Russia criticism of Gita absurd, says India minister

Hare Krishna adherents protest in Calcutta
Image caption Hare Krishna adherents protest in Calcutta

Indian Foreign Minister SM Krishna has described as "absurd" a complaint in Russia that the Hindu holy book Bhagvad Gita is an extremist religious text.

Indian MPs have expressed outrage at a court case in Russia that could see the Hindu holy book banned there.

State prosecutors in Tomsk, in Siberia, recently put Bhagvad Gita say the text sows social discord and want its distribution banned.

Russian embassy officials in Delhi said they had great regard for the text.

But SM Krishna told parliament that the complaint was filed by "ignorant people" - the holy book had also been put on a list that includes Hitler's Mein Kampf.

Russia recognises freedom of religion among its four main faiths, Orthodox Christianity, Islam, Buddhism and Judaism.

'Protect Hindu rights'

"The government has taken up the issue with the Russian government and Indian embassy officials are in touch with the officials of the International Society of Krishna Consciousness (ISKCON)," Mr Krishna said.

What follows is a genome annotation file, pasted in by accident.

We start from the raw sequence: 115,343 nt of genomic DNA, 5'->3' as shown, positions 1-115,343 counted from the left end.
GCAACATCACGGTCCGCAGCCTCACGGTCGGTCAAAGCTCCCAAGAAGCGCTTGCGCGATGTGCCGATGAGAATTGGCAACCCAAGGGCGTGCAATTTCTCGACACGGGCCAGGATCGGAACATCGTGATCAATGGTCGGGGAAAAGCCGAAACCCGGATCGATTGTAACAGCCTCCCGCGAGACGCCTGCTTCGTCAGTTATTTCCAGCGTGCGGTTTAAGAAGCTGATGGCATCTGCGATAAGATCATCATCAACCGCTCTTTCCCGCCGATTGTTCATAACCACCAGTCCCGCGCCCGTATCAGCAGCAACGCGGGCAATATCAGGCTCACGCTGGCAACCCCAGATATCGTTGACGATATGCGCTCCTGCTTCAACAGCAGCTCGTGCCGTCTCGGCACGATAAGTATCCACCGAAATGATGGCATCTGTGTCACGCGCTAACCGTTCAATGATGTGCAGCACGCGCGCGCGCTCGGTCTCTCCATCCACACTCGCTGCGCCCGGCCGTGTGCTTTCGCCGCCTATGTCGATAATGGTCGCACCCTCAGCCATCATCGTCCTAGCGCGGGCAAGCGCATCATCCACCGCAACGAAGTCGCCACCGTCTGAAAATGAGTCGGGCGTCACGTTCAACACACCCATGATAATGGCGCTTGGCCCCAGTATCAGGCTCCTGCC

Earlier on Tuesday, members from the opposition Bharatiya Janata Party expressed outrage over the move in Siberia to ban the holy book.

Image caption A devotee of Lord Krishna reads the Bhagvad Gita

On Monday, several MPs demanded the government protect Hindu rights.

"We will not tolerate an insult to Lord Krishna," said Laloo Yadav, leader of the Rashtriya Janata Dal party.

Bhartruhari Mahtab, leader of the Biju Janata Dal, said: "I want to know from the government what it is doing. The religious rights of Hindus in Russia should be protected. The government should impress upon the Russian authorities through diplomatic channels."

Russian authorities said they were saddened by the development.

"It is strange that such events are unfolding in the beautiful university city in Siberia, as Tomsk is famous for its secularism and religious tolerance," Alexander M Kadakin, Russian Ambassador in India, said in a statement on Monday night.

"Well, it seems that even the lovely city of Tomsk has its own neighbourhood madmen. It is sad indeed."

He said: "I consider it categorically inadmissible when any holy scripture is taken to the courts. For all believers these texts are sacred."

The case in Tomsk concerns a Russian translation of the Bhagvad Gita by ISKCON.

The book is central to the Hare Krishna movement and dozens of its adherents protested outside the Russian consulate in Calcutta on Monday.

The court in Tomsk on Monday suspended its ruling until 28 December to seek the opinion of the Russian ombudsman and religious experts.

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